Eye gaze reveals that children with cochlear implants have difficulty processing subject-verb agreement

Schouwenaars, A., Hendriks, P., Finke, M. & Ruigendijk, E., 2019, Proceedings of GALA 2017: Language Acquisition and Development. Guijarro-Fuentes, P. & Suárez-Gómez, C. (eds.). Newcastle upon Tyne: Cambridge Scholars Publishing, p. 47-63 17 p.

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This study investigates comprehension of subject-verb agreement by German speaking children with cochlear implants (CIs) (n=31, 7;1-12;4, mean: 9;6) and children with normal hearing (NH) (n=36, age 7;5-10;9, mean: 9;0). Previous research has shown that young children with NH have problems in the interpretation of verb inflection. For children with CIs, the subtle verb inflection information may be even harder to detect and comprehend. In a picture selection task with eye-tracking we found that children with CIs are less sensitive to number information provided by the verb (e.g., Sie malt/malen die Prinzessin ‘she/they paint(s) the princess) than children with NH (CI: 85% correct, NH: 96% correct). Children with higher working memory scores are better in identifying the number of the subject. In contrast to children with NH, children with CIs identify the number of the subject earlier and better in sentences with strong verbs, where the singular and plural verb forms are perceptually more distinctive, than in sentences with weak verbs. Thus both cognitive and perceptual factors play a role in the processing of subject-verb agreement by children with CIs.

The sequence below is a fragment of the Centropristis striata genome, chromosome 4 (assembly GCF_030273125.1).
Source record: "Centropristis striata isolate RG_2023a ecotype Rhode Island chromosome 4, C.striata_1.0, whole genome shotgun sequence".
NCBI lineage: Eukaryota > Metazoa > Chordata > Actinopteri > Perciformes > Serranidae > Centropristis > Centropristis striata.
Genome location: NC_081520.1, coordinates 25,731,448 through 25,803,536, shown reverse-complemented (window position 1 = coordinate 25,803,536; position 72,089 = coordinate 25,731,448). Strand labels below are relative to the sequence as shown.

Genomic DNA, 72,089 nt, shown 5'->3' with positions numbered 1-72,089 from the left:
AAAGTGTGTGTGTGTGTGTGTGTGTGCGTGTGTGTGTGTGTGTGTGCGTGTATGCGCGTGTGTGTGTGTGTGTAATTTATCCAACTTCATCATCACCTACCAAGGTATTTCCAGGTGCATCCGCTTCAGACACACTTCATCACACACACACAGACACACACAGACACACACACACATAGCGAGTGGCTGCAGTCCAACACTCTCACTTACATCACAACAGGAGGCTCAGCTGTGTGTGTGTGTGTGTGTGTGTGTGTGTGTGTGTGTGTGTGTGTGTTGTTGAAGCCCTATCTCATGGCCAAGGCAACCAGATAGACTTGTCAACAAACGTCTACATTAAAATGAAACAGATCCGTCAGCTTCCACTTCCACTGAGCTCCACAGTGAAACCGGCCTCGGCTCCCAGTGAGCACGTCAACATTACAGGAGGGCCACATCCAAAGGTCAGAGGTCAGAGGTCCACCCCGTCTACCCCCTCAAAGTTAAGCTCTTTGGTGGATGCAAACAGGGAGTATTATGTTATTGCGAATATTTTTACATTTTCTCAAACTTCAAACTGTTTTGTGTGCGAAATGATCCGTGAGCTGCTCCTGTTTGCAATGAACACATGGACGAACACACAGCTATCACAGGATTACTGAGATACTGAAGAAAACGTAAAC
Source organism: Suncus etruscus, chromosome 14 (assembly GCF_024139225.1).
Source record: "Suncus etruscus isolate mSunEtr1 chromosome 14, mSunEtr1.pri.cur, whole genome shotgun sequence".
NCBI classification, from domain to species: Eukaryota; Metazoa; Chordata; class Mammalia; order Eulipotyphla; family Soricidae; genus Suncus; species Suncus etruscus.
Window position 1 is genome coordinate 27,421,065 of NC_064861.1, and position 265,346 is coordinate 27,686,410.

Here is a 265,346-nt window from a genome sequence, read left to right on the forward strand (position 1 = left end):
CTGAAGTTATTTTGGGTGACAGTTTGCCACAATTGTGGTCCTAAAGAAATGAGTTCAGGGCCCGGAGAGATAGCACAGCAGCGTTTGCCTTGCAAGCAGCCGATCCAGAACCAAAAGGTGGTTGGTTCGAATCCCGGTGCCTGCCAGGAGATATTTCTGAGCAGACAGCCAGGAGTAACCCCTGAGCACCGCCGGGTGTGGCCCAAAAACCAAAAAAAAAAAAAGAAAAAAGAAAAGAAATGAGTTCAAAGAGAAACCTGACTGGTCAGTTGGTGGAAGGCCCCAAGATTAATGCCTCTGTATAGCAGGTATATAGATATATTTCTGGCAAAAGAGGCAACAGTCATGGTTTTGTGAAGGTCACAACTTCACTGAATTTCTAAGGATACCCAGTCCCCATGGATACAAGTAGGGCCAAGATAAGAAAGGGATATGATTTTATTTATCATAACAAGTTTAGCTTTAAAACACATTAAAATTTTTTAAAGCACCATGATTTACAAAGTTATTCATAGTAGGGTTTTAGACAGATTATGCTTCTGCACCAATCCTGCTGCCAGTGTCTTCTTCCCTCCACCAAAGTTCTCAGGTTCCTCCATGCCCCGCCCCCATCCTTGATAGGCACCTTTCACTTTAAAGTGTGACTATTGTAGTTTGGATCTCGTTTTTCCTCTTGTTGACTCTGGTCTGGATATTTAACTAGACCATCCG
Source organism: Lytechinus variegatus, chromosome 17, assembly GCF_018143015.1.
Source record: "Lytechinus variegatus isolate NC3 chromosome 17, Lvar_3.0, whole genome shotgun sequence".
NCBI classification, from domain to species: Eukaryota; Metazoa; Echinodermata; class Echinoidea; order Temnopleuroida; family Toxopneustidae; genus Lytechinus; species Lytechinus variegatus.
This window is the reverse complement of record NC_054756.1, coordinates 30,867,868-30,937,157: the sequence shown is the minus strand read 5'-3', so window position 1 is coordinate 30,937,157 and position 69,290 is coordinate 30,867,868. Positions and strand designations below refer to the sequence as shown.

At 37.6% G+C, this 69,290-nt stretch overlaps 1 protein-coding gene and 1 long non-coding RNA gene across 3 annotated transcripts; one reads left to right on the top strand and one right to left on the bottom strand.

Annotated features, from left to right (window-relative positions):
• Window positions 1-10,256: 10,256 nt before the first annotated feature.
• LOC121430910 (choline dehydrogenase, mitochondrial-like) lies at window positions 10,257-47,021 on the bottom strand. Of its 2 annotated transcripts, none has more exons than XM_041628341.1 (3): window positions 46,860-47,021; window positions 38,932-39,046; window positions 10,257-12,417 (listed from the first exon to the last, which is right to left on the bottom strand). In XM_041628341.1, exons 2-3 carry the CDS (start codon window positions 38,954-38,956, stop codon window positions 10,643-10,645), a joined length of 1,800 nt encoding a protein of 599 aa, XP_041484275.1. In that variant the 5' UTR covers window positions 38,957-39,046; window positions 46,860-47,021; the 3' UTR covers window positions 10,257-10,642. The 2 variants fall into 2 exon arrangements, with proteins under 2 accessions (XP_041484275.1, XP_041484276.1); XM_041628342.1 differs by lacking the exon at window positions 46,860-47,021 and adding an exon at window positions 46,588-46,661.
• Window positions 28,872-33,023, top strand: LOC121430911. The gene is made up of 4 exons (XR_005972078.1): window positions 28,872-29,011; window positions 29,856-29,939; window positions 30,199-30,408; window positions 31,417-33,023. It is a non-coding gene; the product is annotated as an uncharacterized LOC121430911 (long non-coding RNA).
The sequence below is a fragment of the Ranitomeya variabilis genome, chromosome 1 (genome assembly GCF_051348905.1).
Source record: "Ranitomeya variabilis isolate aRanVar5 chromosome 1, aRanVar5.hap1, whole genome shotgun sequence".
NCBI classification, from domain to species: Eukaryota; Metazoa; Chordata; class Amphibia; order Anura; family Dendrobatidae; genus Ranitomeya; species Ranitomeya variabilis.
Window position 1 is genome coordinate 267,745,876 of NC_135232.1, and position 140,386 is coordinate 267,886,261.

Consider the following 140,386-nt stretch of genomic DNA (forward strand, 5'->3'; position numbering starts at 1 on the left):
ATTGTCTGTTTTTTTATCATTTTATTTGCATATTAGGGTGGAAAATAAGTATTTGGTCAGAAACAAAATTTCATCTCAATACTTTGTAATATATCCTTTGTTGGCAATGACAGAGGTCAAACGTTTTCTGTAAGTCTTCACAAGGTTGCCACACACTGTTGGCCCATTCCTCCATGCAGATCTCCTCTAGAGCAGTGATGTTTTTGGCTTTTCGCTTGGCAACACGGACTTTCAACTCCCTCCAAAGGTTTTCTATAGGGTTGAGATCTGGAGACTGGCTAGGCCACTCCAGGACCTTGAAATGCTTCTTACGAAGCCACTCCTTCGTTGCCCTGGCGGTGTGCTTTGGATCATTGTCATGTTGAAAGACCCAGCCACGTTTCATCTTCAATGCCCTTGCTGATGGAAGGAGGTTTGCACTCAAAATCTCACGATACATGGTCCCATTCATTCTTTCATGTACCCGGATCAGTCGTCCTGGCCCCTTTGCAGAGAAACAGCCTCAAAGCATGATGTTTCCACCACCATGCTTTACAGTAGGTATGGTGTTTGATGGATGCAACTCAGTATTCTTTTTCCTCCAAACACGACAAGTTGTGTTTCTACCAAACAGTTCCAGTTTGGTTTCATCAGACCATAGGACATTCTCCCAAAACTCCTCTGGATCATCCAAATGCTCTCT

Original languageEnglish
Title of host publicationProceedings of GALA 2017
Subtitle of host publicationLanguage Acquisition and Development
EditorsPedro Guijarro-Fuentes, Cristina Suárez-Gómez
Place of PublicationNewcastle upon Tyne
PublisherCambridge Scholars Publishing
Number of pages17
Publication statusPublished - 2019

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